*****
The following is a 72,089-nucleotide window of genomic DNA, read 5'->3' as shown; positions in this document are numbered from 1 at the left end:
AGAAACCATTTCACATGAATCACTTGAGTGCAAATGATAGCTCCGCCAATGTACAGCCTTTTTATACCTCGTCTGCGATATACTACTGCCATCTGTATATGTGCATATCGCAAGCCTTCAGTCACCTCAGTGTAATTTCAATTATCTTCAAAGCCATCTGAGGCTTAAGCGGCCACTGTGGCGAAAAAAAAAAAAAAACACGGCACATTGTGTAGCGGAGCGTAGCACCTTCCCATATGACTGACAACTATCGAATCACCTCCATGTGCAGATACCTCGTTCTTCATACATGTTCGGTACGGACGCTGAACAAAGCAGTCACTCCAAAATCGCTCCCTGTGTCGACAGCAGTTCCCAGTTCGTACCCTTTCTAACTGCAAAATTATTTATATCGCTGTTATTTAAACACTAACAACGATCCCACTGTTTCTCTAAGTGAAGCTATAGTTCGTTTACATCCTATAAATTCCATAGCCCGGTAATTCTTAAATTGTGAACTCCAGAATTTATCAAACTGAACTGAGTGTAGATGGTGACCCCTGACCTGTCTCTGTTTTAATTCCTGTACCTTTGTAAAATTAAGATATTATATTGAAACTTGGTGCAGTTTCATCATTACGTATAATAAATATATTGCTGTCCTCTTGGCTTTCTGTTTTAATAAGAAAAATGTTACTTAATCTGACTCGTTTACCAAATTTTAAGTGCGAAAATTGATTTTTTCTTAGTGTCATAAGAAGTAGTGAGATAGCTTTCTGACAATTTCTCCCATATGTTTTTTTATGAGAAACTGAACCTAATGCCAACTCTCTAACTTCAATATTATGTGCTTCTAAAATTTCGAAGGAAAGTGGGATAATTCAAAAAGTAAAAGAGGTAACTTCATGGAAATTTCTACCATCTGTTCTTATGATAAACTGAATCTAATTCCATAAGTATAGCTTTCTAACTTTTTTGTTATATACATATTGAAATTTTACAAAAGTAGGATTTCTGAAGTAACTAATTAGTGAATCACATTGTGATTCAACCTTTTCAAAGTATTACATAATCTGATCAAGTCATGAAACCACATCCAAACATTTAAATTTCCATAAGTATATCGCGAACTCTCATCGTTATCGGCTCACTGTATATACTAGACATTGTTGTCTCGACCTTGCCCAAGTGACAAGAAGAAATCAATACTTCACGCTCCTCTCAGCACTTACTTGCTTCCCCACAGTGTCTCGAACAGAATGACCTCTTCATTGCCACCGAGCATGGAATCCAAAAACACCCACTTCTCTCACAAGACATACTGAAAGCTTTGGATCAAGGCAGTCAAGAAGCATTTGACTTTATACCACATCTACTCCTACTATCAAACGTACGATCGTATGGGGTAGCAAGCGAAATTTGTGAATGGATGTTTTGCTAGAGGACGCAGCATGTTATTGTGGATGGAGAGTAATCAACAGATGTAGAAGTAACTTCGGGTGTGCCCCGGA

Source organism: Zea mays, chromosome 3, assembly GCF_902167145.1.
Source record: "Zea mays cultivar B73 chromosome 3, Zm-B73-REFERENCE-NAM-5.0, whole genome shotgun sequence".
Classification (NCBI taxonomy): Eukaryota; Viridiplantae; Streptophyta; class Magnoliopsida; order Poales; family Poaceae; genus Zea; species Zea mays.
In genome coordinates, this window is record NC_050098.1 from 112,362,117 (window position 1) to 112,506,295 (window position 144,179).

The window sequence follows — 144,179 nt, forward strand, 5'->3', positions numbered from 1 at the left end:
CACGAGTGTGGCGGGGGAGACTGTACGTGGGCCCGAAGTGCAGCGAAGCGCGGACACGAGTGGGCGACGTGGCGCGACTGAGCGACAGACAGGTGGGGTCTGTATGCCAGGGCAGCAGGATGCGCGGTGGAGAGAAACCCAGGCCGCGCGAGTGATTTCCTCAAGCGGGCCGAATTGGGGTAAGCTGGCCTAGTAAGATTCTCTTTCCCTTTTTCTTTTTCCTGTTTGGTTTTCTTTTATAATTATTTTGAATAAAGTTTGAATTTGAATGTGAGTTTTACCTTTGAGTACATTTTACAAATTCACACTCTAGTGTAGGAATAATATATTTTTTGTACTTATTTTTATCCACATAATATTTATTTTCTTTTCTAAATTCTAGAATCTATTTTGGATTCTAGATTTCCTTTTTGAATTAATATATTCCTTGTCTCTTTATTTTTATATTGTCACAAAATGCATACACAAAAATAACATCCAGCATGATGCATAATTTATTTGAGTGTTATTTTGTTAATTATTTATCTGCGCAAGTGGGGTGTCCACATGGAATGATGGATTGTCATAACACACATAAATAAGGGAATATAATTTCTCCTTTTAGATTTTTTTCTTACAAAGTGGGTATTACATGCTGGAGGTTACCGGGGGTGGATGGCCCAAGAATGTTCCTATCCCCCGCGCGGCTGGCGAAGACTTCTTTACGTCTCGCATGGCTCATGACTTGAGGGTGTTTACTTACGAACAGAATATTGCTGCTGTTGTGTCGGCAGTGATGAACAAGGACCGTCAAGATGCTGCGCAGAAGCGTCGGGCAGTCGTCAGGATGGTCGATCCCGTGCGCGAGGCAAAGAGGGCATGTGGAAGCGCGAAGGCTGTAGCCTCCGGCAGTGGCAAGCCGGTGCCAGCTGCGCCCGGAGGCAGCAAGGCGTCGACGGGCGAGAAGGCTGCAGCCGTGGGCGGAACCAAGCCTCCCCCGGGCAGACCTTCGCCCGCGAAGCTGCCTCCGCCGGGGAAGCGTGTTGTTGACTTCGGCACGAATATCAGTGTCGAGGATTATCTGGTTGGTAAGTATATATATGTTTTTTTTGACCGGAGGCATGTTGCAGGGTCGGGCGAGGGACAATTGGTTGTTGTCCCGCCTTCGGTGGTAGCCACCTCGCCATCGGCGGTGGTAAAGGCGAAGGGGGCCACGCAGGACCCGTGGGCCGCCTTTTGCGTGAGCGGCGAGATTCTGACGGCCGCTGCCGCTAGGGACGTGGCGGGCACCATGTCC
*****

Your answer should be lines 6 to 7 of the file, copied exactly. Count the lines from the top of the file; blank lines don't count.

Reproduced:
In genome coordinates, this window is record NC_050098.1 from 112,362,117 (window position 1) to 112,506,295 (window position 144,179).

The window sequence follows — 144,179 nt, forward strand, 5'->3', positions numbered from 1 at the left end: